Essential PhD tips...

Thursday, 21 January 2016

Students have unrealistic expectations of academic workload

As reported in the Irish Times today, many students have unrealistic expectations when it comes to the level of work required to perform well at college. Speaking at an Oireachtas committee for Education, Greg Foley from DCU stated that attendance rates for third-level lectures are falling and claimed that many academic staff attributed this to a growing dependency culture in which students rely on material posted on the internet by their lecturers and become reluctant to study or read any material beyond this. While student surveys indicated satisfaction with the performance of lecturers in higher education, Foley said it was clear that the quality of teaching and learning had been affected by the 'death of a thousand cuts'. Read more by clicking on the link below. 

Attendance rates for lectures at third-level are falling as students increasingly opt to rely on notes posted online by their lecturers, an Oireachtas committee has heard. File photograph: Getty Images/Wavebreak Media

Wednesday, 20 January 2016

Eight smart ways to use social media in universities

It's hard to imagine a life without social media. An article in the Guardian today suggests that while it's easy to dismiss apps such as Snapchat and Instagram as mere distractions in the classroom, they can work wonders for learning and teaching. The article looks at how some of the resources available such as Twitter and Facebook can be used to liven up your teaching and create more challenging and stimulating learning environments. The article is available to view by clicking on the link below. The second link leads to an article on podcasting for academics.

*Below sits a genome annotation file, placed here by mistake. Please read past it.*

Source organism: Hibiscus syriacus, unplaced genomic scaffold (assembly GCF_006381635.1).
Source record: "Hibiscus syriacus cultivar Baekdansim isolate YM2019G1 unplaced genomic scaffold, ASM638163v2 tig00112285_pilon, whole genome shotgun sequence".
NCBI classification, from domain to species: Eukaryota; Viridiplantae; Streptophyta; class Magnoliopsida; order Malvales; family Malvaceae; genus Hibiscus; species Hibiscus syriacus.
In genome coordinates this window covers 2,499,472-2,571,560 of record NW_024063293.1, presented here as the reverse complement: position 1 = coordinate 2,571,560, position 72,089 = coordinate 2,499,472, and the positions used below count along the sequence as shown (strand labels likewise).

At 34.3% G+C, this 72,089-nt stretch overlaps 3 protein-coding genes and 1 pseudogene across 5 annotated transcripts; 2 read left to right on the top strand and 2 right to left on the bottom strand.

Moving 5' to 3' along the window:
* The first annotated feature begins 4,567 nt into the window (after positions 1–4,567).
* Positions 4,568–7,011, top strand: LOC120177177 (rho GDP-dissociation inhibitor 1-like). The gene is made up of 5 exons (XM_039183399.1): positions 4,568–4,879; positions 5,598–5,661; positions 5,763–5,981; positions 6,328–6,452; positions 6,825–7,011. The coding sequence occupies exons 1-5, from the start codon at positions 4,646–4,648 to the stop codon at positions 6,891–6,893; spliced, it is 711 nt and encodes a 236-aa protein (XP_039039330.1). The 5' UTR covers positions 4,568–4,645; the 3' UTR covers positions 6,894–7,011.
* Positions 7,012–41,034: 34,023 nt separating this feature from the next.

The key to app-iness: new tools can boost engagement and support collaboration.

Smart apps to use in your teaching

Podcasting to reach a wider audience

Big Brother is coming to universities!

The Guardian reports today on a new study published by the UK Higher Education Commission which claims that an increasing use of data monitoring will lead to radical change in higher education. The report 'The potential of data and analytics in Higher Education' envisages higher education as an Amazon-style service providing recommendations on courses, work experience and membership of student societies based on individuals’ backgrounds, and on those of previous students with a similar profile. While the report urges universities to engage with data tools, it also warns of potential ethical considerations with concerns about how much say students and staff will have. Read more from the link below. 

Students in library

Big Brother is watching...

Tuesday, 19 January 2016

HEA releases new report on retention and progression rates....

The most recent study of progression rates in higher education in Ireland is now available on line.  The report highlights the progression and retention rates for colleges, universities and institutes of technology throughout Ireland.  The data was gathered from 40,000 new students during the period from March 1st 2013 to March 1st 2014. The information is quantitative and gives retention and progression rates for various student categories, including socio-economic background, gender, age, subject area and institution.   Please click on the link below to access the full report.  There are also 2 copies available to borrow from the LTT collection in Bolton Street.

Thursday, 14 January 2016

A new female vice-chancellor for Oxford